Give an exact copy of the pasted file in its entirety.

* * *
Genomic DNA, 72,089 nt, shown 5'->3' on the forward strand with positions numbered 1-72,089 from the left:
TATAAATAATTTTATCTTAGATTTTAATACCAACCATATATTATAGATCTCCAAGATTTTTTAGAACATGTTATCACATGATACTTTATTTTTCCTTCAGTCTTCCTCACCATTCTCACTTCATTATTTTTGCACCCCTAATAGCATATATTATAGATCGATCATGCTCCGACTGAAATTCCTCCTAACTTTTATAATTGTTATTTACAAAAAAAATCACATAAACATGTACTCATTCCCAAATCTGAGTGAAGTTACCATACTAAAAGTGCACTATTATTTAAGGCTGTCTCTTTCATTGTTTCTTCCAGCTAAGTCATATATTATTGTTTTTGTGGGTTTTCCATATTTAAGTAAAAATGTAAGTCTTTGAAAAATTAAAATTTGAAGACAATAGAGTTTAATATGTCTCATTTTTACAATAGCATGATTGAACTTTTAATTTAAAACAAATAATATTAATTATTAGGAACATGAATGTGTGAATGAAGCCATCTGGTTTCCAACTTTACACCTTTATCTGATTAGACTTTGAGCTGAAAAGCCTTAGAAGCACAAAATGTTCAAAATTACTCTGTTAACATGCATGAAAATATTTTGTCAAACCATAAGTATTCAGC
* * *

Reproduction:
Genomic DNA, 72,089 nt, shown 5'->3' on the forward strand with positions numbered 1-72,089 from the left:
TATAAATAATTTTATCTTAGATTTTAATACCAACCATATATTATAGATCTCCAAGATTTTTTAGAACATGTTATCACATGATACTTTATTTTTCCTTCAGTCTTCCTCACCATTCTCACTTCATTATTTTTGCACCCCTAATAGCATATATTATAGATCGATCATGCTCCGACTGAAATTCCTCCTAACTTTTATAATTGTTATTTACAAAAAAAATCACATAAACATGTACTCATTCCCAAATCTGAGTGAAGTTACCATACTAAAAGTGCACTATTATTTAAGGCTGTCTCTTTCATTGTTTCTTCCAGCTAAGTCATATATTATTGTTTTTGTGGGTTTTCCATATTTAAGTAAAAATGTAAGTCTTTGAAAAATTAAAATTTGAAGACAATAGAGTTTAATATGTCTCATTTTTACAATAGCATGATTGAACTTTTAATTTAAAACAAATAATATTAATTATTAGGAACATGAATGTGTGAATGAAGCCATCTGGTTTCCAACTTTACACCTTTATCTGATTAGACTTTGAGCTGAAAAGCCTTAGAAGCACAAAATGTTCAAAATTACTCTGTTAACATGCATGAAAATATTTTGTCAAACCATAAGTATTCAGC